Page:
Quite possibly the most useful vim shortcut I have
I use these every single day:
noremap <leader>ew :e <C-R>=expand("%:p:h") . "/" <CR> noremap <leader>es :sp <C-R>=expand("%:p:h") . "/" <CR> noremap <leader>ev :vsp <C-R>=expand("%:p:h") . "/" <CR> noremap <leader>et :tabe <C-R>=expand("%:p:h") . "/" <CR>
These make it much easier to open files next to the file in the current buffer. For instance, if I run the command “vi /etc/puppet/manifests/modules/foo/bar.pp” and I need to edit a file in the same directory as bar.pp, I just type ,ew and at the bottom of my vim window this appears:
With the cursor at the end, waiting for me to type the filename or just hit enter so I can use NERDTree to select a file visually. The other mappings open splits or tabs, allowing me to easily select where new file shows up.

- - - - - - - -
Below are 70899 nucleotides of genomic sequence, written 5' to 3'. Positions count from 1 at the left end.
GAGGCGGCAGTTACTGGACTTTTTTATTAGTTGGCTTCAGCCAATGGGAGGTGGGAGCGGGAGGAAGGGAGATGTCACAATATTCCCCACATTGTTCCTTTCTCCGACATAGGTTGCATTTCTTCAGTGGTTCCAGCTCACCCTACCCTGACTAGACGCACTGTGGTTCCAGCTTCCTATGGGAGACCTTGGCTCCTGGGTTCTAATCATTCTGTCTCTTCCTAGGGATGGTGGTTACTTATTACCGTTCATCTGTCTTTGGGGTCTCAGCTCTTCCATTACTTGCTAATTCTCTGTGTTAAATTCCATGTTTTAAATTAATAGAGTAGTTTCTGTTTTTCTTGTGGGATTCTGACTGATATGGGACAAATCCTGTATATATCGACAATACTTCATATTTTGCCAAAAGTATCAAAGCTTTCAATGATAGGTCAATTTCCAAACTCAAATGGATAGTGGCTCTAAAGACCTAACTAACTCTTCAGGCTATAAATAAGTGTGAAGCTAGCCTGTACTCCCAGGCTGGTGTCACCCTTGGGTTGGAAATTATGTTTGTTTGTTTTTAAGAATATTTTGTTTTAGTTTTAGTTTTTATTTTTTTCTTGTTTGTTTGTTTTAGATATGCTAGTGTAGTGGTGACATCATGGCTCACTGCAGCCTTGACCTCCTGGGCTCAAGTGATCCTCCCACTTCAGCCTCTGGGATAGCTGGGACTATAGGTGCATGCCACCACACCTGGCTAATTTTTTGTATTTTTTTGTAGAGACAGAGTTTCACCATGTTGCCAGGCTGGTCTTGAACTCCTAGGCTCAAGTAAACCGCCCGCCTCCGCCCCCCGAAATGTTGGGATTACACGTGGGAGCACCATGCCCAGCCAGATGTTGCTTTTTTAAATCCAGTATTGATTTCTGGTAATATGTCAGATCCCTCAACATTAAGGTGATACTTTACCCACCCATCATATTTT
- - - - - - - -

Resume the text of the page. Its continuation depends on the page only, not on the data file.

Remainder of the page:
This morning, I discovered an interesting side effect to this command. I ran “vi http://mbostock.github.com/d3/ex/unemployment.json" to see what the json data for this cloropleth was. Then, to see what the us-counties.json file had in it, I just hit ,ew and the following showed up at the bottom of my vim window:
One more thing. These mappings are directly from this vimcasts episode. If you haven’t watched all the vimcasts episodes, then you’re missing out on some great content.